The attempted breakout of more than 1,000 Japanese prisoners of war was the largest prison break of World War II—and one of the bloodiest: all escapees were recaptured, and more than 200 were killed.
Image by The Sunday Telegraph (Sydney, Australia)

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  • On August 5, 1944, more than a thousand Japanese prisoners of war broke out of a POW camp in Cowra, New South Wales, Australia. The escape was one of the largest and most violent prison breakouts in history.
    Most POWs in Cowra were Italian. The camp also housed German prisoners. However, only a coordinated group of Japanese POWs attempted the audacious breakout. 
    The prisoners were armed with kitchen knives and baseball bats. They used clothing to cover the barbed wire fence surrounding the camp, and simply rushed the guard towers, where guards were armed with machine guns. Three Australians were killed in the breakout.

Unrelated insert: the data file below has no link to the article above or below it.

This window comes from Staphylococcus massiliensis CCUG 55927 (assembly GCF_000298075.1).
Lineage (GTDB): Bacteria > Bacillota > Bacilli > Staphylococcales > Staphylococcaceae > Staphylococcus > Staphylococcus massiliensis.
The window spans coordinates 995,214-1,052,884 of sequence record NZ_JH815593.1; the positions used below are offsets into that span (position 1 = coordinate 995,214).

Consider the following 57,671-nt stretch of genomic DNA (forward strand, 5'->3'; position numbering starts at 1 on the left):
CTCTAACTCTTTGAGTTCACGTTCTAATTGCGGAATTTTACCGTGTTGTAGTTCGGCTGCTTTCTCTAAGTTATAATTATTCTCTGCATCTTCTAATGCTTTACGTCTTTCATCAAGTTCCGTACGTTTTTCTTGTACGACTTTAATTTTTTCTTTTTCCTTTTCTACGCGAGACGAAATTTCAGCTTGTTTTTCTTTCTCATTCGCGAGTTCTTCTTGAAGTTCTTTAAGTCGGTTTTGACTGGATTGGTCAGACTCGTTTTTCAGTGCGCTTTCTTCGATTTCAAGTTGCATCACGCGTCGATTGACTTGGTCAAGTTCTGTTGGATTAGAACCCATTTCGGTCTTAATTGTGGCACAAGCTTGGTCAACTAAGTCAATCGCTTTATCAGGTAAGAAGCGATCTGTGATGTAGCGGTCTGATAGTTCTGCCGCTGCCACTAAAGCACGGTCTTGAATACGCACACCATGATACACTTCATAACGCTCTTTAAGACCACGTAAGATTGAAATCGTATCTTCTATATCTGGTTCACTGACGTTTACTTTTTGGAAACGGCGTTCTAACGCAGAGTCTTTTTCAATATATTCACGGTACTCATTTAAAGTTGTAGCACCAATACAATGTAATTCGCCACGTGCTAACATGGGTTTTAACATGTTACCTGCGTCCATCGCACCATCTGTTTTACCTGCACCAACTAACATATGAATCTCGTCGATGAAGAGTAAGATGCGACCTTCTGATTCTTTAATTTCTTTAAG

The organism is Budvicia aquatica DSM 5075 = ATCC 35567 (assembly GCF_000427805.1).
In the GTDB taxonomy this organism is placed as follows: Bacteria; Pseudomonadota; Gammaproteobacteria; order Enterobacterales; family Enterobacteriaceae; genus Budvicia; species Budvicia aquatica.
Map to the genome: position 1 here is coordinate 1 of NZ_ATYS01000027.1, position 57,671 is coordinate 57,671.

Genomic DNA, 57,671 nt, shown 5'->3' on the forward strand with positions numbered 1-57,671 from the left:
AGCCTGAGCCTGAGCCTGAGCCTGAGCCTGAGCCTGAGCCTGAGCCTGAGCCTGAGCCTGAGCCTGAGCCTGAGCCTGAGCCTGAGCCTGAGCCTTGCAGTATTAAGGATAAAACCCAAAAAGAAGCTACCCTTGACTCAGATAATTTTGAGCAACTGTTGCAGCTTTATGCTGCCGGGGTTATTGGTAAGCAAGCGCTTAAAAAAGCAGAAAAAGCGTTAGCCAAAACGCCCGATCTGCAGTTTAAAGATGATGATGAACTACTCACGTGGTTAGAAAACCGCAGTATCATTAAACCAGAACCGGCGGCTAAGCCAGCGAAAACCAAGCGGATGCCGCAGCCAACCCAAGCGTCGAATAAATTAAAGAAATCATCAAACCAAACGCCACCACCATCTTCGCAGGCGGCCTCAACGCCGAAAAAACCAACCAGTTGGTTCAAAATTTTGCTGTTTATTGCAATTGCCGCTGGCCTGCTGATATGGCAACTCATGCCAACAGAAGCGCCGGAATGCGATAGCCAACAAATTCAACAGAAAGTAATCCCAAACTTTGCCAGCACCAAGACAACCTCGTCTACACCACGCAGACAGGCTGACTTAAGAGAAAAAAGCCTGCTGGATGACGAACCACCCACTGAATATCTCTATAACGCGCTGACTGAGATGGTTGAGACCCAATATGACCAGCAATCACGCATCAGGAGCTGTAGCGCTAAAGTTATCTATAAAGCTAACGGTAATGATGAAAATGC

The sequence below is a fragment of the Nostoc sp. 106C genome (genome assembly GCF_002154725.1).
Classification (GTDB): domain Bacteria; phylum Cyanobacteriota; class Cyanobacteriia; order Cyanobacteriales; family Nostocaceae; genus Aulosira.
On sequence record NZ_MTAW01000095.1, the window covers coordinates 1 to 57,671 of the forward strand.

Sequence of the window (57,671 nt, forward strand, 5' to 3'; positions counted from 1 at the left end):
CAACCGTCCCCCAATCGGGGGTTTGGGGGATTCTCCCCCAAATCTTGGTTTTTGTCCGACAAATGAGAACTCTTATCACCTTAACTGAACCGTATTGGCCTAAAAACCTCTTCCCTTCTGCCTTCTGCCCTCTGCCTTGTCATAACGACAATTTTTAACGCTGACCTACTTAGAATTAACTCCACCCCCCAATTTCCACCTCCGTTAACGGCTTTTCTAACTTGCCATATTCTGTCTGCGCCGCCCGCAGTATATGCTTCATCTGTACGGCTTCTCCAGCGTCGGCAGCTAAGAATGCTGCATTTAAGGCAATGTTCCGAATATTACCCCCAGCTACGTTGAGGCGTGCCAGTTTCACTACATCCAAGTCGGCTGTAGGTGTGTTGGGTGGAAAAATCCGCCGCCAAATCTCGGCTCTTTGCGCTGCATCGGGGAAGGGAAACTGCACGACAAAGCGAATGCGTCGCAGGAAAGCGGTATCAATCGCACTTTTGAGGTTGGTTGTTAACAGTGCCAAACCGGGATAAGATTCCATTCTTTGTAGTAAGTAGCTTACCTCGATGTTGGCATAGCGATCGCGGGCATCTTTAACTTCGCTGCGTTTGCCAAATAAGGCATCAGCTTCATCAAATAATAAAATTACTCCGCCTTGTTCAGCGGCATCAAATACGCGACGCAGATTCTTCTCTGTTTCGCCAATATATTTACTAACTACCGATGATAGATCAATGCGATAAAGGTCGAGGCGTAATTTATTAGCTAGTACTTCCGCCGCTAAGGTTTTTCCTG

In the manhunt that followed, 231 prisoners and one Australian were killed. All survivors were recaptured and returned to Cowra.
    Today, Cowra is a “Center of World Friendship” that boasts strong ties to Japan. There is a Japanese garden, and both Japanese and Australian soldiers are buried in the city’s World War II cemetery.
  • Term Part of Speech Definition Encyclopedic Entry
    audacious Adjective

    extremely bold and daring.

    barbed wire Noun

    twisted metal with sharpened points, often used for fences.

    cemetery Noun

    place for burying the dead.

    coordinate Verb

    to work together or organize for a specific goal.

    manhunt Noun

    intense search for a criminal or suspect.

    prisoner of war Noun

    person captured and held by an enemy during a conflict.

    violent Noun

    strong, destructive force.

    World War II Noun

    (1939-1945) armed conflict between the Allies (represented by the United States, the United Kingdom, and the Soviet Union) and the Axis (represented by Germany, Italy, and Japan.)